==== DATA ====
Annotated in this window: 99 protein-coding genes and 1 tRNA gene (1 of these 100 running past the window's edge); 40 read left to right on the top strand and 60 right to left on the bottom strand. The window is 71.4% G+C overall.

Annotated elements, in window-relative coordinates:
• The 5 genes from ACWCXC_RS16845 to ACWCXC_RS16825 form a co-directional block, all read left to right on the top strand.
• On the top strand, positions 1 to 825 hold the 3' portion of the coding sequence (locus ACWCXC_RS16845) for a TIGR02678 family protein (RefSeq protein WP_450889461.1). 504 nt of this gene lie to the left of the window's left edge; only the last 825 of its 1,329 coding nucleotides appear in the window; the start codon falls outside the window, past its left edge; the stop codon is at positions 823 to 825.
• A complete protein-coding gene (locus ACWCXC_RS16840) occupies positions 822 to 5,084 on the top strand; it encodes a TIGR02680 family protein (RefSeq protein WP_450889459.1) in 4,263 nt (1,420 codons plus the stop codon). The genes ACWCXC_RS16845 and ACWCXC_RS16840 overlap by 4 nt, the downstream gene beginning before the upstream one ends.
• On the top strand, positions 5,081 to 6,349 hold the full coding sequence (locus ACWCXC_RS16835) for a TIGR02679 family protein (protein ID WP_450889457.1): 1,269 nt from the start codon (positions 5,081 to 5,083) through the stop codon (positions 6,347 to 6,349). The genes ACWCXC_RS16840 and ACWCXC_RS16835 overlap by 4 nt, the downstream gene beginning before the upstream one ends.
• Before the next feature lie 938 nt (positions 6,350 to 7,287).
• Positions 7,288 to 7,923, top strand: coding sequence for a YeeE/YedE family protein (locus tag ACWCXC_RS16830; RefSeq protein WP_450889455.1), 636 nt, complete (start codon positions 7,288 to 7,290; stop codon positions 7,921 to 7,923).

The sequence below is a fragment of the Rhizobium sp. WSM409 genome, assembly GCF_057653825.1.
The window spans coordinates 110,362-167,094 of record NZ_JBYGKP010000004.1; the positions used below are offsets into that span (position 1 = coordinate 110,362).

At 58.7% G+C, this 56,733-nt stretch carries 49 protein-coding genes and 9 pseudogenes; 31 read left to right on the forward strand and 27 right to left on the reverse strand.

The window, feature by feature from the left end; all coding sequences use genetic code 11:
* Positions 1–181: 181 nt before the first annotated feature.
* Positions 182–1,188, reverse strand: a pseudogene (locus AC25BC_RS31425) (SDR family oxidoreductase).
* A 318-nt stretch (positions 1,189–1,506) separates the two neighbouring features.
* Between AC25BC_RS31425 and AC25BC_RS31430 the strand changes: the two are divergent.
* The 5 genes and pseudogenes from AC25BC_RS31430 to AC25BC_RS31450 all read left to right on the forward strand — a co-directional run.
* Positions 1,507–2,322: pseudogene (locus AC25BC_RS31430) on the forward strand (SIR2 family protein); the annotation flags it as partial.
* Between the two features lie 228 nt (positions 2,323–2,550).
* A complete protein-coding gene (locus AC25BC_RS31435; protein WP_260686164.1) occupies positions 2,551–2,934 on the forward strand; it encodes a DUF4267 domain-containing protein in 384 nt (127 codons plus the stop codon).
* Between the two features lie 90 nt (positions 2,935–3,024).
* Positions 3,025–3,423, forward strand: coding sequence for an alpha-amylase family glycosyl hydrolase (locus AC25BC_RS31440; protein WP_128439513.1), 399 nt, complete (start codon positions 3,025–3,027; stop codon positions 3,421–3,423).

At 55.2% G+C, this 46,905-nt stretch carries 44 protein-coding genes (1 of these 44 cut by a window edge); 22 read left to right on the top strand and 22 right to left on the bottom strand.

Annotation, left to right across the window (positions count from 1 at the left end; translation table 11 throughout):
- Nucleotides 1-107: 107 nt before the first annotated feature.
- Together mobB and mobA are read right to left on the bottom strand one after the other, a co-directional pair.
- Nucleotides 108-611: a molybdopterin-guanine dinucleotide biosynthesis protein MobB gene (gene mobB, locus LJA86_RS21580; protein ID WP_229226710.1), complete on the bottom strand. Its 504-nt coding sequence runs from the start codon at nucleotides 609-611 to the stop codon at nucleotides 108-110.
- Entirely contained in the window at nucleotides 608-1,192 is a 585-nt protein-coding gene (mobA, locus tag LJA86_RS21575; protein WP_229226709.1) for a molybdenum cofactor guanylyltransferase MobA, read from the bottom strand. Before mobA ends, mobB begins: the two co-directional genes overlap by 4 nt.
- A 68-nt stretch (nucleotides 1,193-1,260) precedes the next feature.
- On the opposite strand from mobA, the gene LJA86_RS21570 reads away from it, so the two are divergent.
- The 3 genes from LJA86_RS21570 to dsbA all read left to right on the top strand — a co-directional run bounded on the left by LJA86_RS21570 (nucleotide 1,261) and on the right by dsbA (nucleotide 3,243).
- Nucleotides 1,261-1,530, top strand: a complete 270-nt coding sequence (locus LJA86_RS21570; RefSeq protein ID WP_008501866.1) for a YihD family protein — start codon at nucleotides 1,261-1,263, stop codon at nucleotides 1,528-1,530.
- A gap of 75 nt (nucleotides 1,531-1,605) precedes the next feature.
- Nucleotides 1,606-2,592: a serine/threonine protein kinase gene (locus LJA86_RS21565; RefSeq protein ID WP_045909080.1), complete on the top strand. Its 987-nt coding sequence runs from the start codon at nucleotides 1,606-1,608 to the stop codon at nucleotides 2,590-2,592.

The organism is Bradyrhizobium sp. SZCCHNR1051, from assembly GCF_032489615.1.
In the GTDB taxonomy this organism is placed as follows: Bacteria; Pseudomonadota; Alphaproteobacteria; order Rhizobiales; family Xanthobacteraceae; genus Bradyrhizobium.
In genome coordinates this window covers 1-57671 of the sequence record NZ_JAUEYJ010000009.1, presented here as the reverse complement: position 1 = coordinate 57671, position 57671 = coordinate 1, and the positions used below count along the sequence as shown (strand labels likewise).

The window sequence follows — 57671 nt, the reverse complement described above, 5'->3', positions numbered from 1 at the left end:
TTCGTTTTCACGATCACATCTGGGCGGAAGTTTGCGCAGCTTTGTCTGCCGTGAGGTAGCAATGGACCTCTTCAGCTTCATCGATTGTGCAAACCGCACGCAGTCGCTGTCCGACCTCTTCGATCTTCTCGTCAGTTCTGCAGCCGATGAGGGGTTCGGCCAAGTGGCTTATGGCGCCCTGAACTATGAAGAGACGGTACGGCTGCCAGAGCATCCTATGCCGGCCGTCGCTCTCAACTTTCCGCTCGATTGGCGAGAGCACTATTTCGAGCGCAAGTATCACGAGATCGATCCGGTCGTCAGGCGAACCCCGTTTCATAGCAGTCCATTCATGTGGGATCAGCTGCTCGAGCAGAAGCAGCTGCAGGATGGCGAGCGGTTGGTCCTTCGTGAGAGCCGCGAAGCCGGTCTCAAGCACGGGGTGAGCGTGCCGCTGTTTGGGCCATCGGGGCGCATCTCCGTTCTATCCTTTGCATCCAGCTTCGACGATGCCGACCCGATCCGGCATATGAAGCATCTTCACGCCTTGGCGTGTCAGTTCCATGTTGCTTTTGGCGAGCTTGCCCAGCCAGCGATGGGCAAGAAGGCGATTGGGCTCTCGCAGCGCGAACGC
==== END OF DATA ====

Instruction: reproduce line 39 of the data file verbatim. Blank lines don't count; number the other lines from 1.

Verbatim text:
TTCGTTTTCACGATCACATCTGGGCGGAAGTTTGCGCAGCTTTGTCTGCCGTGAGGTAGCAATGGACCTCTTCAGCTTCATCGATTGTGCAAACCGCACGCAGTCGCTGTCCGACCTCTTCGATCTTCTCGTCAGTTCTGCAGCCGATGAGGGGTTCGGCCAAGTGGCTTATGGCGCCCTGAACTATGAAGAGACGGTACGGCTGCCAGAGCATCCTATGCCGGCCGTCGCTCTCAACTTTCCGCTCGATTGGCGAGAGCACTATTTCGAGCGCAAGTATCACGAGATCGATCCGGTCGTCAGGCGAACCCCGTTTCATAGCAGTCCATTCATGTGGGATCAGCTGCTCGAGCAGAAGCAGCTGCAGGATGGCGAGCGGTTGGTCCTTCGTGAGAGCCGCGAAGCCGGTCTCAAGCACGGGGTGAGCGTGCCGCTGTTTGGGCCATCGGGGCGCATCTCCGTTCTATCCTTTGCATCCAGCTTCGACGATGCCGACCCGATCCGGCATATGAAGCATCTTCACGCCTTGGCGTGTCAGTTCCATGTTGCTTTTGGCGAGCTTGCCCAGCCAGCGATGGGCAAGAAGGCGATTGGGCTCTCGCAGCGCGAACGC